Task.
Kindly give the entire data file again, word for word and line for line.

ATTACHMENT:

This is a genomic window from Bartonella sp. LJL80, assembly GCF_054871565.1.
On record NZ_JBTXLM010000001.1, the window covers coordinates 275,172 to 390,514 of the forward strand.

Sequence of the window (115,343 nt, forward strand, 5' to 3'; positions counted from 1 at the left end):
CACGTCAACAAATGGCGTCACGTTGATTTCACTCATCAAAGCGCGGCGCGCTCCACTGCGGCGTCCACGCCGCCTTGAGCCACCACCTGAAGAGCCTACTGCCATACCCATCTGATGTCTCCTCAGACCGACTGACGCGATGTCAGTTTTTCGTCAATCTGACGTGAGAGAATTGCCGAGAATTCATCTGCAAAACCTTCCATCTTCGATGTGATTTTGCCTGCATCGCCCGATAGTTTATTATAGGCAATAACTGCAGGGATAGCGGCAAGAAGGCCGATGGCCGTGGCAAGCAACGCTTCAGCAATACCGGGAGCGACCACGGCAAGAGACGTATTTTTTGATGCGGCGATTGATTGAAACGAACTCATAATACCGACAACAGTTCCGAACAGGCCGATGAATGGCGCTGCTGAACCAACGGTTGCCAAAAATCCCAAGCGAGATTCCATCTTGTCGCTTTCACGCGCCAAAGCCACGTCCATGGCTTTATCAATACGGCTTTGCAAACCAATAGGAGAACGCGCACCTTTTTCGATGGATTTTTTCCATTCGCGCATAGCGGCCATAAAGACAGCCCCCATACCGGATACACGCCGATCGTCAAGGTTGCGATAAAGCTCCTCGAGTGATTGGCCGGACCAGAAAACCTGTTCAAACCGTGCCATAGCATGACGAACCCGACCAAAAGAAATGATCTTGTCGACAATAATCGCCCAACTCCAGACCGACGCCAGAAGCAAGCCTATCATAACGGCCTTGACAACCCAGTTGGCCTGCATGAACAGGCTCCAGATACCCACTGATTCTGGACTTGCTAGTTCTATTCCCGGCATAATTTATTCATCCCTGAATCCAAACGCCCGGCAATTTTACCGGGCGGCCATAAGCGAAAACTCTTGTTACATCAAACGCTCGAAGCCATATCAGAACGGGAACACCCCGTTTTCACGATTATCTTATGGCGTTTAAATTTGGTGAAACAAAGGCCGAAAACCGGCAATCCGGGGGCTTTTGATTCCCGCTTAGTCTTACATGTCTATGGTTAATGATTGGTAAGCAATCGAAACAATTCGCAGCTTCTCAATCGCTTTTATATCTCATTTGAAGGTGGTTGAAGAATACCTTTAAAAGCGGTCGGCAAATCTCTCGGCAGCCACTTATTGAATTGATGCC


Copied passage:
This is a genomic window from Bartonella sp. LJL80, assembly GCF_054871565.1.
On record NZ_JBTXLM010000001.1, the window covers coordinates 275,172 to 390,514 of the forward strand.

Sequence of the window (115,343 nt, forward strand, 5' to 3'; positions counted from 1 at the left end):
CACGTCAACAAATGGCGTCACGTTGATTTCACTCATCAAAGCGCGGCGCGCTCCACTGCGGCGTCCACGCCGCCTTGAGCCACCACCTGAAGAGCCTACTGCCATACCCATCTGATGTCTCCTCAGACCGACTGACGCGATGTCAGTTTTTCGTCAATCTGACGTGAGAGAATTGCCGAGAATTCATCTGCAAAACCTTCCATCTTCGATGTGATTTTGCCTGCATCGCCCGATAGTTTATTATAGGCAATAACTGCAGGGATAGCGGCAAGAAGGCCGATGGCCGTGGCAAGCAACGCTTCAGCAATACCGGGAGCGACCACGGCAAGAGACGTATTTTTTGATGCGGCGATTGATTGAAACGAACTCATAATACCGACAACAGTTCCGAACAGGCCGATGAATGGCGCTGCTGAACCAACGGTTGCCAAAAATCCCAAGCGAGATTCCATCTTGTCGCTTTCACGCGCCAAAGCCACGTCCATGGCTTTATCAATACGGCTTTGCAAACCAATAGGAGAACGCGCACCTTTTTCGATGGATTTTTTCCATTCGCGCATAGCGGCCATAAAGACAGCCCCCATACCGGATACACGCCGATCGTCAAGGTTGCGATAAAGCTCCTCGAGTGATTGGCCGGACCAGAAAACCTGTTCAAACCGTGCCATAGCATGACGAACCCGACCAAAAGAAATGATCTTGTCGACAATAATCGCCCAACTCCAGACCGACGCCAGAAGCAAGCCTATCATAACGGCCTTGACAACCCAGTTGGCCTGCATGAACAGGCTCCAGATACCCACTGATTCTGGACTTGCTAGTTCTATTCCCGGCATAATTTATTCATCCCTGAATCCAAACGCCCGGCAATTTTACCGGGCGGCCATAAGCGAAAACTCTTGTTACATCAAACGCTCGAAGCCATATCAGAACGGGAACACCCCGTTTTCACGATTATCTTATGGCGTTTAAATTTGGTGAAACAAAGGCCGAAAACCGGCAATCCGGGGGCTTTTGATTCCCGCTTAGTCTTACATGTCTATGGTTAATGATTGGTAAGCAATCGAAACAATTCGCAGCTTCTCAATCGCTTTTATATCTCATTTGAAGGTGGTTGAAGAATACCTTTAAAAGCGGTCGGCAAATCTCTCGGCAGCCACTTATTGAATTGATGCC